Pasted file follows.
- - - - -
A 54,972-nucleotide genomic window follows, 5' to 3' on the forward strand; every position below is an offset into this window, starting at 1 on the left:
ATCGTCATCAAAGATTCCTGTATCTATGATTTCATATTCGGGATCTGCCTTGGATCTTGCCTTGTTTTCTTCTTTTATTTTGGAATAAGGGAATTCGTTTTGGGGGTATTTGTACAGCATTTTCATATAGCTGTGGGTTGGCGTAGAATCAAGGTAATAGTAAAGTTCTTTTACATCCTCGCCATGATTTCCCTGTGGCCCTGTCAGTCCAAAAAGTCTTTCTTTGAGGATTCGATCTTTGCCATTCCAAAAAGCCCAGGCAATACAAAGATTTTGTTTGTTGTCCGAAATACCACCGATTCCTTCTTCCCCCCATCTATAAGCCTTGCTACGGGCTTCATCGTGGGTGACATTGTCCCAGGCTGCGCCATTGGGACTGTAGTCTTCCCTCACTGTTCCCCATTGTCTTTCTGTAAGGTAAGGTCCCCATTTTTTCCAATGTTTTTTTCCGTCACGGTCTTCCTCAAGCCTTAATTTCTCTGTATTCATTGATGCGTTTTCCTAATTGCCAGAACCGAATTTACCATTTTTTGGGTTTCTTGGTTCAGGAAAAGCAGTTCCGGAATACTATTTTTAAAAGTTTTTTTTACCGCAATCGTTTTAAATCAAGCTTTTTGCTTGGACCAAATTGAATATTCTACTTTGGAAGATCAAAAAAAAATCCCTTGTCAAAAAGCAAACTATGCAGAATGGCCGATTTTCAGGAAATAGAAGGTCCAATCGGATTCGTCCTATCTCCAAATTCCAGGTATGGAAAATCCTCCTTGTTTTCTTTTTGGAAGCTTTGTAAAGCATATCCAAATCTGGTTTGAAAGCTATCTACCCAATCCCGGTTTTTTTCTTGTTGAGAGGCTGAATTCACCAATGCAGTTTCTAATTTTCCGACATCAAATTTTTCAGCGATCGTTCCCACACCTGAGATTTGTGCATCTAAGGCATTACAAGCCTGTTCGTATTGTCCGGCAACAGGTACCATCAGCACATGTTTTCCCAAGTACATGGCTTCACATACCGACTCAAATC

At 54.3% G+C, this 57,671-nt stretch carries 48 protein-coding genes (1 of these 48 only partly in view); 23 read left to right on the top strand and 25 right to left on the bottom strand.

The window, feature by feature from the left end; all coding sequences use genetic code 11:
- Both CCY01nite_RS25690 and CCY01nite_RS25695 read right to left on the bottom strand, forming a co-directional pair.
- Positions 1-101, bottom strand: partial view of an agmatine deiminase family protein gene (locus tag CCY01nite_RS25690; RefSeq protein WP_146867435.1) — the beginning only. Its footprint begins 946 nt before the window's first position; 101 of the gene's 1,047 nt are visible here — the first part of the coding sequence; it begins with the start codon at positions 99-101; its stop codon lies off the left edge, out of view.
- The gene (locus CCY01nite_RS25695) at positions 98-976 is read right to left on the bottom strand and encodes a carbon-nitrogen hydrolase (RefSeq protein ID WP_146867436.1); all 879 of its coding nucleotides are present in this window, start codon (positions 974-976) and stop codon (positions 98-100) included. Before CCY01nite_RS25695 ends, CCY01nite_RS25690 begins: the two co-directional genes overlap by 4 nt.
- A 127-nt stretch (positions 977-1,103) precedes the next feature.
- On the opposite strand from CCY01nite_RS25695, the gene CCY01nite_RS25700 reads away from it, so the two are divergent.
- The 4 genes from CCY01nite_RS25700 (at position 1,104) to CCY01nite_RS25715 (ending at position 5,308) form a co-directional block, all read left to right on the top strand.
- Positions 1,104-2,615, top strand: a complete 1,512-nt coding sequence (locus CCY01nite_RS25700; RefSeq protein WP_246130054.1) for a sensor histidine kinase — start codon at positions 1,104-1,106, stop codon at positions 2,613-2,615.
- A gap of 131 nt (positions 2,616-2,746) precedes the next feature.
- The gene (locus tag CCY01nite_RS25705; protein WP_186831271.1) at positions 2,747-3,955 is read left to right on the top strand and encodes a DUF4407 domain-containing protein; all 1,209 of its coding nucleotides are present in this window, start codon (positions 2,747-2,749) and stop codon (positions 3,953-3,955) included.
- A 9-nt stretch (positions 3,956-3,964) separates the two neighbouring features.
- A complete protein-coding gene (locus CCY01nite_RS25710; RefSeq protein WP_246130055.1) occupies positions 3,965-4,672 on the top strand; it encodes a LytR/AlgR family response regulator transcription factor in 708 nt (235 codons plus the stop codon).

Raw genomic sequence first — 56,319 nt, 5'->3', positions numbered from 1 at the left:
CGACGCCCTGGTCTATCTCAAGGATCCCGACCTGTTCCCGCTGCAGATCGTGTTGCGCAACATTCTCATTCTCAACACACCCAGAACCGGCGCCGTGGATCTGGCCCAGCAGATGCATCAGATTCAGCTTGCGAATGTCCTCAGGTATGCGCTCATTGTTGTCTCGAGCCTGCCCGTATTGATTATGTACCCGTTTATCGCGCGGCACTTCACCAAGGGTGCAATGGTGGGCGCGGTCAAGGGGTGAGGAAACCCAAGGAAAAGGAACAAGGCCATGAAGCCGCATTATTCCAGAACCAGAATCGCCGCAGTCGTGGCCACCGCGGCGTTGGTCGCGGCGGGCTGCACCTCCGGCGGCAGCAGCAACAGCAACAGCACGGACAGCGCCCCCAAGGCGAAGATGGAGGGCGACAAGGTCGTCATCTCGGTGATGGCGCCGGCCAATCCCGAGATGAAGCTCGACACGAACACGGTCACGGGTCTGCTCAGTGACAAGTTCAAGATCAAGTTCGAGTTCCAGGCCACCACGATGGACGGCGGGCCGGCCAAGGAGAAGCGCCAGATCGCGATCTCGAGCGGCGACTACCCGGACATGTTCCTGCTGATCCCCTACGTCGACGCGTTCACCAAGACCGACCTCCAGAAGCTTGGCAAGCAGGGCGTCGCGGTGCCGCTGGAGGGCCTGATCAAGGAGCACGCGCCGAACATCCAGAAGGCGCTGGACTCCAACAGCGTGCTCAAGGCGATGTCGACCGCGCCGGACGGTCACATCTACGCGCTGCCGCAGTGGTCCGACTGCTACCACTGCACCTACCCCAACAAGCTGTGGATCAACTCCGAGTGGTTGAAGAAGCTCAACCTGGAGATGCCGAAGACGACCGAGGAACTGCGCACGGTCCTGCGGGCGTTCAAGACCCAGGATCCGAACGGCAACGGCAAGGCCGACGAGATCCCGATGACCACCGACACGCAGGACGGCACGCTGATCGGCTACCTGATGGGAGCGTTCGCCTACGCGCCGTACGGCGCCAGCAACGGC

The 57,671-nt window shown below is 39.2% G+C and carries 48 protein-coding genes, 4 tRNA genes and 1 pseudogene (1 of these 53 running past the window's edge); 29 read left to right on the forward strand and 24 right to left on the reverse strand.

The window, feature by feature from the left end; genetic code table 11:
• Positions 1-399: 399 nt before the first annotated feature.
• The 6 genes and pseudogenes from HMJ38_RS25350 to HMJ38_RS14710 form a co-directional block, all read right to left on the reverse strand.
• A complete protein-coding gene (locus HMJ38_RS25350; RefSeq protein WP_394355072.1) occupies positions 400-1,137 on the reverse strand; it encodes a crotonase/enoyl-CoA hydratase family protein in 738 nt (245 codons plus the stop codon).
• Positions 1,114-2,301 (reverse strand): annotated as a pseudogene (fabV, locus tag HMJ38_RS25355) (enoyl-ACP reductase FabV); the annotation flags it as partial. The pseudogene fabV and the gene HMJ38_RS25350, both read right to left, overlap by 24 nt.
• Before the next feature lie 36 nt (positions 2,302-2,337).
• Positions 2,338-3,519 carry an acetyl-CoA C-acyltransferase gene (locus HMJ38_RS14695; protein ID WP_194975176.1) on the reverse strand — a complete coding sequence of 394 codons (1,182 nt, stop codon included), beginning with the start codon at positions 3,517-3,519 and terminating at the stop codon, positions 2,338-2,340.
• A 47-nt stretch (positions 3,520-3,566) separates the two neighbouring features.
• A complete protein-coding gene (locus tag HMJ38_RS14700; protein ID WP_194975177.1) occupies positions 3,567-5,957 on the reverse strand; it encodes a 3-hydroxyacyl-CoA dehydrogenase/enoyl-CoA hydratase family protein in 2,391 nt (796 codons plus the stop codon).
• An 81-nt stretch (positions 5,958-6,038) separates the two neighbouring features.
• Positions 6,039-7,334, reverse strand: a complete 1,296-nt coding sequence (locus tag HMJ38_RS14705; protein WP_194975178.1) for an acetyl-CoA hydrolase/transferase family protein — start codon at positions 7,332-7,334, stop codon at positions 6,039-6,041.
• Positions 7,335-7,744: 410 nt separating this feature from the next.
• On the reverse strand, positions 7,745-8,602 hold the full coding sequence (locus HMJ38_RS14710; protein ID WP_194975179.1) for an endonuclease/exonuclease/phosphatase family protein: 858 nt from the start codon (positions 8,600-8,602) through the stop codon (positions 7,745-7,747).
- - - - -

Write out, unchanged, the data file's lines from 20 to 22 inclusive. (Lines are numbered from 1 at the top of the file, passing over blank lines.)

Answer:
• Positions 1-399: 399 nt before the first annotated feature.
• The 6 genes and pseudogenes from HMJ38_RS25350 to HMJ38_RS14710 form a co-directional block, all read right to left on the reverse strand.
• A complete protein-coding gene (locus HMJ38_RS25350; RefSeq protein WP_394355072.1) occupies positions 400-1,137 on the reverse strand; it encodes a crotonase/enoyl-CoA hydratase family protein in 738 nt (245 codons plus the stop codon).